All sorts of deals were made at the 2010 Western Canada Farm Progress Show this week, and many of them were between international buyers and North American exporters.
"They come to buy," said Shirley Janeczko, co-ordinator of the International Business Centre at the show. "They know we have the reputation to be the biggest show in North America."
Last year, over $110 million in recorded international business transactions were made at the annual farm equipment show. This year's show will exceed that number, said Janeczko.
"A lot of the countries that are coming, their markets are stale. They come to our show to get new ideas and new innovation," she said.
The International Business Centre at the Queensbury Centre provided a meeting place for international buyers and registered exporters.
The centre -- as opposed to the exhibit floor -- is where the majority of international business transactions happened, said Janeczko. Global visitors could hold private meetings and, with the speed of technology, contact their home base to finalize deals.
The largest dryland farm technology and equipment show in Canada has much to offer -- but every delegate is looking for something different.
"It depends on the state of the agriculture sector in that country," said Mona Taylor, senior trade commissioner for federal Foreign Affairs and International Trade.
"The newer countries like Mongolia, their practices and technology aren't there yet. They're looking at things that we're doing or have done in the past. Kazakhstan's land and agricultural sector is very similar to ours, so then they're looking to update their farming practices to get the greatest yield out of their crops."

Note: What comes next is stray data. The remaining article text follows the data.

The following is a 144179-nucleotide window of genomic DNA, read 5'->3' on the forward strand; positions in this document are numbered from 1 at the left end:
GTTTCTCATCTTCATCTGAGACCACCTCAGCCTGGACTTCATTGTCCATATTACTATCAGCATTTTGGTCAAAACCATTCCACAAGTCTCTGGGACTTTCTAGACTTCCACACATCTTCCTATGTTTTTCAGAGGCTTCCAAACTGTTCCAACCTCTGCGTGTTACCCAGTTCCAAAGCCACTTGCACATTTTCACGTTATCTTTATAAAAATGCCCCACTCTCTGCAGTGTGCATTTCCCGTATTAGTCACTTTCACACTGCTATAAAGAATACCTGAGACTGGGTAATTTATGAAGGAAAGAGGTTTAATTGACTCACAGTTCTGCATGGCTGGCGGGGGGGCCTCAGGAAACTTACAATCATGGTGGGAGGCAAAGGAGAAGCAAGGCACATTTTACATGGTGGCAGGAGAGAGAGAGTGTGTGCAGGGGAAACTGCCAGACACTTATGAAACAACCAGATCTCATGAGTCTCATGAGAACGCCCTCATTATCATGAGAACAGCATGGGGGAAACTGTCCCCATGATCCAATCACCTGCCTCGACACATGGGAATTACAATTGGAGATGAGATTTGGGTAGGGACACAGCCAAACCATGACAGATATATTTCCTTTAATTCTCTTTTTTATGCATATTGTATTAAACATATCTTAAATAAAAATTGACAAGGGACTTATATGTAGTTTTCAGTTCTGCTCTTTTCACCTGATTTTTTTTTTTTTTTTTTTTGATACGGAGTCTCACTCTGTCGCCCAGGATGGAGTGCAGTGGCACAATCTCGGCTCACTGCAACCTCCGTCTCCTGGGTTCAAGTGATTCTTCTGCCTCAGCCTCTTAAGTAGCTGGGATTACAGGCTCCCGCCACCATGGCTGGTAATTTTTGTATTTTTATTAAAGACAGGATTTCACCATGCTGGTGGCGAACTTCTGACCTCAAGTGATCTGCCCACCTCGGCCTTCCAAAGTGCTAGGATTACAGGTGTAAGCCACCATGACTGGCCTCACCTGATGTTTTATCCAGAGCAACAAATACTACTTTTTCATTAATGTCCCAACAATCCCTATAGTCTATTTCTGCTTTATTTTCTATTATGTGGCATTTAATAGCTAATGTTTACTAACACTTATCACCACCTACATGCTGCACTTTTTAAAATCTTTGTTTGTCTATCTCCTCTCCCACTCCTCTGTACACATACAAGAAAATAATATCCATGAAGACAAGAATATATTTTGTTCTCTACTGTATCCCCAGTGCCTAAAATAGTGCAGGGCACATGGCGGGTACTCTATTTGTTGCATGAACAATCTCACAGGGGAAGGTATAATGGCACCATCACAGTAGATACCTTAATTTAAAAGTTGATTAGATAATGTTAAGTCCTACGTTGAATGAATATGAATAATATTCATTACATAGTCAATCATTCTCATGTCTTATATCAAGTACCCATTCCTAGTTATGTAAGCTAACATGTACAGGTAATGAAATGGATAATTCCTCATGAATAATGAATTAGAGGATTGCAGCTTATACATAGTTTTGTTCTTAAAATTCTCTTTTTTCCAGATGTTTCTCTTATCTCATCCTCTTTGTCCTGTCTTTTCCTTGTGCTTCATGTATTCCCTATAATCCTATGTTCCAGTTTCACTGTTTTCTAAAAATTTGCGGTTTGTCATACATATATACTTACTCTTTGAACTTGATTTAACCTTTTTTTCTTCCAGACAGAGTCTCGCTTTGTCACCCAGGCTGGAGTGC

One of the largest delegations is from Russia, consisting of 40 farmers from different agricultural backgrounds and regions of the country.
"Some equipment that is considered very common and typical here, is still very new for them," said Victoria Umin, international account executive for Ag Growth International, one of the companies responsible for bringing the Russian delegation to the show.
"For example, they're very familiar with augers, but not portable belt conveyors. It's something new for them that most of them want to see."
There are only five companies that manufacture agricultural equipment in Russia, said Umin, and their technology is outdated in comparison to what is available in North America. They came to the show to find innovations that could stabilize their agricultural growth.
"They are still not very familiar with aeration of grain bins," she explained. "They know the grain has to be stored, but they need to know what is the proper storage time and the moisture and temperature (needed)."
Over 500 international buyers were in attendance from 49 different countries, a significant increase from 33 countries last year. New delegations included Panama, Syria and Croatia. The feedback from these visitors has been overwhelmingly positive, said Janeczko.
"It's so rewarding," she said. "The business centre is the best place in the show to be."